Day 62- Attend a photography lecture

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#10, Attend four photography lectures, 4/4

Late last year I saw the documentary, Salt of the Earth, about the life of the photographer Sebastiao Salgado. It was a stunning and breathtaking film.

Here is the trailer if you haven’t seen it.

His TED talk is also very inspiring.

In January, I heard that Sebastiao Salgado would be making a rare speaking tour in California. The moment that the alert from the Central Library appeared in my Inbox, I clicked on it. By the time I got to the website, it was already sold out. The next closest venue was in Santa Barbara. I bought one ticket at the Arlington Theatre and last night was the presentation.

Sebastiao Salgado was interviewed by author, Pico Iyer (who has his own great TED talks). Salgado did not need much prompting however, every picture he has taken is propped up by a thousand stories. He told tales of photographing all the worlds peoples, of migrations, of workers, of animals, and he told how his photography of suffering nearly killed him and how he had to find a way to heal himself before he could return to it.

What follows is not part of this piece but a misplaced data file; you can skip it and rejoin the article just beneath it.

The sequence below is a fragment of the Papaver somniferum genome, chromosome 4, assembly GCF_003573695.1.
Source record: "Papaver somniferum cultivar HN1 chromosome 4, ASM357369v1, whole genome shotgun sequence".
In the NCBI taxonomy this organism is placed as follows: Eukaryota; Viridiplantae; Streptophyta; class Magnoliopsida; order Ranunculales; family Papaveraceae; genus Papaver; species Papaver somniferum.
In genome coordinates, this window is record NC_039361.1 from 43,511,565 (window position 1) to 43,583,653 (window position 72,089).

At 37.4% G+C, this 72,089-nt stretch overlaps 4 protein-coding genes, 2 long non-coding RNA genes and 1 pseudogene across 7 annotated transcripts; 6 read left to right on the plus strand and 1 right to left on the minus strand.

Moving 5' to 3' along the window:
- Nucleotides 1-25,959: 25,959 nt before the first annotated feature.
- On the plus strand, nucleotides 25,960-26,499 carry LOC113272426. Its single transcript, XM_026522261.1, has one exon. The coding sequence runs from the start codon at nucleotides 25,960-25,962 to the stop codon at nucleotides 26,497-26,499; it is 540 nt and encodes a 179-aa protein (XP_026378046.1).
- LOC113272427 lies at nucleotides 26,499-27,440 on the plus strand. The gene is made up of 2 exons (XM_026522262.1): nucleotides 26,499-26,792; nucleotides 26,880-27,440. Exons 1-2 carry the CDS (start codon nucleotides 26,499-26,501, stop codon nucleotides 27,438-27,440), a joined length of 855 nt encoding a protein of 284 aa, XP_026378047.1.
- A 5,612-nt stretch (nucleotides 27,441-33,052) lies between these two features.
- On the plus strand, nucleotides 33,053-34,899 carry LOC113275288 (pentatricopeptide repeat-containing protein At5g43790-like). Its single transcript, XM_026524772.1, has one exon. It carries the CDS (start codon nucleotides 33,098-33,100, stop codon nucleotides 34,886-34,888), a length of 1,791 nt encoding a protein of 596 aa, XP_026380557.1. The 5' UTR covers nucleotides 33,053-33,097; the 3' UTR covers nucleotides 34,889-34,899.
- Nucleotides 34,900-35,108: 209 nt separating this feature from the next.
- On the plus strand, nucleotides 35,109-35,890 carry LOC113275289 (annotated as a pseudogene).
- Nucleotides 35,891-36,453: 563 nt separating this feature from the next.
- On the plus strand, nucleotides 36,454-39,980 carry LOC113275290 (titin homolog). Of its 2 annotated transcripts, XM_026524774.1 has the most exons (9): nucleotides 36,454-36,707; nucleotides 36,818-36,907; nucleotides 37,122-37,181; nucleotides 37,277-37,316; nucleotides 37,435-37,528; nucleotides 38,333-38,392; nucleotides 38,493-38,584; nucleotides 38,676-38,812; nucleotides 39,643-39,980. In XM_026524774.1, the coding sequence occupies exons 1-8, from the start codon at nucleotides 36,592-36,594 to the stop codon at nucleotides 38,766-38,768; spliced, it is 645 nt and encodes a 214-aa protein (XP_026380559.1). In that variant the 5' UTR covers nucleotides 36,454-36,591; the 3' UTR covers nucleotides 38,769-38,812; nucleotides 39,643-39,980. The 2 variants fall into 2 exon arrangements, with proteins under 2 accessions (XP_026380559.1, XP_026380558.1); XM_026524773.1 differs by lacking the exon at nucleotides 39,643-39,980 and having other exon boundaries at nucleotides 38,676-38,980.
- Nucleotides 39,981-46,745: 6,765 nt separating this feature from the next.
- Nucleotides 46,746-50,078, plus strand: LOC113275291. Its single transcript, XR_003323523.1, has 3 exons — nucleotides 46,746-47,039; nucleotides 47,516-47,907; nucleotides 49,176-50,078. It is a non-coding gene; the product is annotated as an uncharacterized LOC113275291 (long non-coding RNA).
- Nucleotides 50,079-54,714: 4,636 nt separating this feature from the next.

During the lecture, there was a 25 minute slide presentation set to haunting and thunderous music. The photos were phenomenal and relentless.

For some reason, I was reminded of the time Anthony Bourdain, and a few chef friends of his were invited to a special dinner at The French Laundry.

Towards the end of that dinner the look on Anthony Bourdain’s face said everything. He was undone. It was a look of profound realization that he himself would never achieve that level of mastery combined with a devoted appreciation for the skill and complexity of it. He was one moment joyful, and then he seemed to waver between gluttony, nauseousness, reverence, despair, and envy. I like to call it the Salieri effect.

Tonight I could see the Salieri effect spreading through the crowd as other photographers put their heads in their hands or sat with mouths agape. They wanted to look, but it was also painful to look.

Salgado seemed to understand their pain. He smiled humbly and nodded at the crowd as if to say, “Yes, I know. It’s a gift. I’m sorry. You’re welcome.”

303 days to go!

 

 

 

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